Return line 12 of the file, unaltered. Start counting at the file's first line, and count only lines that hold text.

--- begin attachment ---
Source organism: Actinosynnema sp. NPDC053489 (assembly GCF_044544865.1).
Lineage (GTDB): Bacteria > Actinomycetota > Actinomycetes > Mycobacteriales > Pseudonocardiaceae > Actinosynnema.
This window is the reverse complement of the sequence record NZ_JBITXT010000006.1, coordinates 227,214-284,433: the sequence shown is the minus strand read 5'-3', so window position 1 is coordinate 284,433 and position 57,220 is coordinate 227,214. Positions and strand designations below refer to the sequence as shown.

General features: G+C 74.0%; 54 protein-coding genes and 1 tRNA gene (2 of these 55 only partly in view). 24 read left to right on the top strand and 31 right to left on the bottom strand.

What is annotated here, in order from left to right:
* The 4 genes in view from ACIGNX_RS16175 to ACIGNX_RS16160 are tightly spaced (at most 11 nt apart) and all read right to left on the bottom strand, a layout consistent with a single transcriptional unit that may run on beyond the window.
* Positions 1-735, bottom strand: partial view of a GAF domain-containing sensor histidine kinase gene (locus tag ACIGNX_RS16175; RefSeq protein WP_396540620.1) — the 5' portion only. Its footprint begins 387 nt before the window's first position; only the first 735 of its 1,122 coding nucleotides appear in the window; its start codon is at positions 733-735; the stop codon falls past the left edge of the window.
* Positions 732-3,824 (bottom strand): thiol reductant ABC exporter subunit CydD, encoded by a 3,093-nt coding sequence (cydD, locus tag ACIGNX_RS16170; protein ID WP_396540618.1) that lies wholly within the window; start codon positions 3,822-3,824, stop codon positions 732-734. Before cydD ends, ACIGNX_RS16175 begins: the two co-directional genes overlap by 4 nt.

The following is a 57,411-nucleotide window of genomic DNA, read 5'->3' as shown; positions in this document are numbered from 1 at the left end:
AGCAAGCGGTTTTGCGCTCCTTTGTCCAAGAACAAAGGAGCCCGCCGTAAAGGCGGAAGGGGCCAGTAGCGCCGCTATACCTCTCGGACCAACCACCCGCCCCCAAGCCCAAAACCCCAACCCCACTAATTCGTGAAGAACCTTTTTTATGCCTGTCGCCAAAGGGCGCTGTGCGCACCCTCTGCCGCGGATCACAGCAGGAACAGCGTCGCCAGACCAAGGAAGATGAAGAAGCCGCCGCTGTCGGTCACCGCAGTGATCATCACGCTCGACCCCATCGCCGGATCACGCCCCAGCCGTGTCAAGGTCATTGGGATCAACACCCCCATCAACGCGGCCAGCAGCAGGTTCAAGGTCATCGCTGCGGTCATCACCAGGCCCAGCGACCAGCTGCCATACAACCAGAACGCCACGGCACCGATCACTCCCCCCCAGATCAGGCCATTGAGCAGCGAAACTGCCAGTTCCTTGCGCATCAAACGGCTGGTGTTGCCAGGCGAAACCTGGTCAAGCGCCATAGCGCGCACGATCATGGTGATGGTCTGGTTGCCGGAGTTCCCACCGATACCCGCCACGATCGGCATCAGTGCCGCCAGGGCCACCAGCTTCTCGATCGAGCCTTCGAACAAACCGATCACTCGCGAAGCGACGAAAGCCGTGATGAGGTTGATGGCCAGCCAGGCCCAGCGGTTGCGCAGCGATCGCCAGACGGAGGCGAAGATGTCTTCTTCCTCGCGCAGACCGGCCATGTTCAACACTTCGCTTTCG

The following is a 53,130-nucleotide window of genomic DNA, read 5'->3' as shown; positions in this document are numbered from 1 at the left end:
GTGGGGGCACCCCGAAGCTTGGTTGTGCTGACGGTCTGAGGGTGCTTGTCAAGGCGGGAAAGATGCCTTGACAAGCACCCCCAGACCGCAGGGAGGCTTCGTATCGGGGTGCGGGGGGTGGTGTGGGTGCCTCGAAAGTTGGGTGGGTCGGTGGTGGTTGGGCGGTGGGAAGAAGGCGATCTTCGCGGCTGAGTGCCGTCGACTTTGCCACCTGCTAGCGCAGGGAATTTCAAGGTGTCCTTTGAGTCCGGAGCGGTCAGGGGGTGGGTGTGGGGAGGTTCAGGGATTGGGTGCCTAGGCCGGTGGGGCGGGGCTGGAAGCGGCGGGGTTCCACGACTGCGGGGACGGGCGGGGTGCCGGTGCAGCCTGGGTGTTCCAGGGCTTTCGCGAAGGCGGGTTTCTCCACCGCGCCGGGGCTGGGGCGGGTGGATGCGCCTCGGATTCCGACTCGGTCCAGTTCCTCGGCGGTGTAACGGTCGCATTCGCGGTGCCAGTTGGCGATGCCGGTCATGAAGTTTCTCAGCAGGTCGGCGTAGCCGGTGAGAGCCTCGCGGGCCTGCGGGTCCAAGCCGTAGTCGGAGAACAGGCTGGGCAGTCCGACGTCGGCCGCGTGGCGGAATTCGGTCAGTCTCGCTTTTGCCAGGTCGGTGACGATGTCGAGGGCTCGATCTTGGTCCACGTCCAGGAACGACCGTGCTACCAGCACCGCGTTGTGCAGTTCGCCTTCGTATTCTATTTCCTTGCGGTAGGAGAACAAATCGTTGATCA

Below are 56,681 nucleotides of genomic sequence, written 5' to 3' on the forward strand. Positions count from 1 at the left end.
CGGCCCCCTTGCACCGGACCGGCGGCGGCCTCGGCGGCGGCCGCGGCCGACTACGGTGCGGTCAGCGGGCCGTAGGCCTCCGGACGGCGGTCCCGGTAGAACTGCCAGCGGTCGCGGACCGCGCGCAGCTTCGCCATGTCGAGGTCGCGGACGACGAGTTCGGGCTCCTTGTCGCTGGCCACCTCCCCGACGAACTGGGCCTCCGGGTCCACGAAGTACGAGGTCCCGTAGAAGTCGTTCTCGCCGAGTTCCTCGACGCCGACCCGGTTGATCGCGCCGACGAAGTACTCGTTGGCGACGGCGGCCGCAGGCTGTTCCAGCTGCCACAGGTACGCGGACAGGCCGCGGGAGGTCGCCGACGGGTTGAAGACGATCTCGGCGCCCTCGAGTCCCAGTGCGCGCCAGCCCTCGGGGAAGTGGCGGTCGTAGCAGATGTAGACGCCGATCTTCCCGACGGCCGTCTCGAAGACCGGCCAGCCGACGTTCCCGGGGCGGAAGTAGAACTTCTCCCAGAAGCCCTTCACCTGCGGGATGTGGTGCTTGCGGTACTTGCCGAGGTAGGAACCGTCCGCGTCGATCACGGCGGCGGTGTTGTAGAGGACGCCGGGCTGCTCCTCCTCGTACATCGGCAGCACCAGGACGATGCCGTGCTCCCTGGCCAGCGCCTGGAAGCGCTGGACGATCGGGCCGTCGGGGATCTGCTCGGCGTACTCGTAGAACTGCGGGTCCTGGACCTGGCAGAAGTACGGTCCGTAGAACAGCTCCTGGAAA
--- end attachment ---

GTGGGGGCACCCCGAAGCTTGGTTGTGCTGACGGTCTGAGGGTGCTTGTCAAGGCGGGAAAGATGCCTTGACAAGCACCCCCAGACCGCAGGGAGGCTTCGTATCGGGGTGCGGGGGGTGGTGTGGGTGCCTCGAAAGTTGGGTGGGTCGGTGGTGGTTGGGCGGTGGGAAGAAGGCGATCTTCGCGGCTGAGTGCCGTCGACTTTGCCACCTGCTAGCGCAGGGAATTTCAAGGTGTCCTTTGAGTCCGGAGCGGTCAGGGGGTGGGTGTGGGGAGGTTCAGGGATTGGGTGCCTAGGCCGGTGGGGCGGGGCTGGAAGCGGCGGGGTTCCACGACTGCGGGGACGGGCGGGGTGCCGGTGCAGCCTGGGTGTTCCAGGGCTTTCGCGAAGGCGGGTTTCTCCACCGCGCCGGGGCTGGGGCGGGTGGATGCGCCTCGGATTCCGACTCGGTCCAGTTCCTCGGCGGTGTAACGGTCGCATTCGCGGTGCCAGTTGGCGATGCCGGTCATGAAGTTTCTCAGCAGGTCGGCGTAGCCGGTGAGAGCCTCGCGGGCCTGCGGGTCCAAGCCGTAGTCGGAGAACAGGCTGGGCAGTCCGACGTCGGCCGCGTGGCGGAATTCGGTCAGTCTCGCTTTTGCCAGGTCGGTGACGATGTCGAGGGCTCGATCTTGGTCCACGTCCAGGAACGACCGTGCTACCAGCACCGCGTTGTGCAGTTCGCCTTCGTATTCTATTTCCTTGCGGTAGGAGAACAAATCGTTGATCA